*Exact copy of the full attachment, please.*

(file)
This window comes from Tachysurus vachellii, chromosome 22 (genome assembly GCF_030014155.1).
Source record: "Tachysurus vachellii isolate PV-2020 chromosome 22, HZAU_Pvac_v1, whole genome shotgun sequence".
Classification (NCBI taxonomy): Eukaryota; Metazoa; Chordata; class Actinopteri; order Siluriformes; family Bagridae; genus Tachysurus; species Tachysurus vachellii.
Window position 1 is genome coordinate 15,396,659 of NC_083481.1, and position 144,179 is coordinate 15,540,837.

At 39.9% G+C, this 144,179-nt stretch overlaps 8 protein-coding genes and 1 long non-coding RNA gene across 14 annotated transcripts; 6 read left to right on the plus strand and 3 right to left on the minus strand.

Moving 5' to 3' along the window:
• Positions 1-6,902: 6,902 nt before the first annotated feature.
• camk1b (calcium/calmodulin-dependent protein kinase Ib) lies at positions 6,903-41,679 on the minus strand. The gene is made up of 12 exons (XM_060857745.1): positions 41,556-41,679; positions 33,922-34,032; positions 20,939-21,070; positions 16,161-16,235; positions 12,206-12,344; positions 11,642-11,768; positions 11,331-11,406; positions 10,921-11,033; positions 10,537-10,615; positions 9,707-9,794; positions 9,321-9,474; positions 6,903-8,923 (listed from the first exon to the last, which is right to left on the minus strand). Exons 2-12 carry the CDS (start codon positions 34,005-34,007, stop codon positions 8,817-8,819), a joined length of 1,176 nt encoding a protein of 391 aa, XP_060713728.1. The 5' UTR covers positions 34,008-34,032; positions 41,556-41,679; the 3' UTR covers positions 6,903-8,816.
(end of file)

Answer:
This window comes from Tachysurus vachellii, chromosome 22 (genome assembly GCF_030014155.1).
Source record: "Tachysurus vachellii isolate PV-2020 chromosome 22, HZAU_Pvac_v1, whole genome shotgun sequence".
Classification (NCBI taxonomy): Eukaryota; Metazoa; Chordata; class Actinopteri; order Siluriformes; family Bagridae; genus Tachysurus; species Tachysurus vachellii.
Window position 1 is genome coordinate 15,396,659 of NC_083481.1, and position 144,179 is coordinate 15,540,837.

At 39.9% G+C, this 144,179-nt stretch overlaps 8 protein-coding genes and 1 long non-coding RNA gene across 14 annotated transcripts; 6 read left to right on the plus strand and 3 right to left on the minus strand.

Moving 5' to 3' along the window:
• Positions 1-6,902: 6,902 nt before the first annotated feature.
• camk1b (calcium/calmodulin-dependent protein kinase Ib) lies at positions 6,903-41,679 on the minus strand. The gene is made up of 12 exons (XM_060857745.1): positions 41,556-41,679; positions 33,922-34,032; positions 20,939-21,070; positions 16,161-16,235; positions 12,206-12,344; positions 11,642-11,768; positions 11,331-11,406; positions 10,921-11,033; positions 10,537-10,615; positions 9,707-9,794; positions 9,321-9,474; positions 6,903-8,923 (listed from the first exon to the last, which is right to left on the minus strand). Exons 2-12 carry the CDS (start codon positions 34,005-34,007, stop codon positions 8,817-8,819), a joined length of 1,176 nt encoding a protein of 391 aa, XP_060713728.1. The 5' UTR covers positions 34,008-34,032; positions 41,556-41,679; the 3' UTR covers positions 6,903-8,816.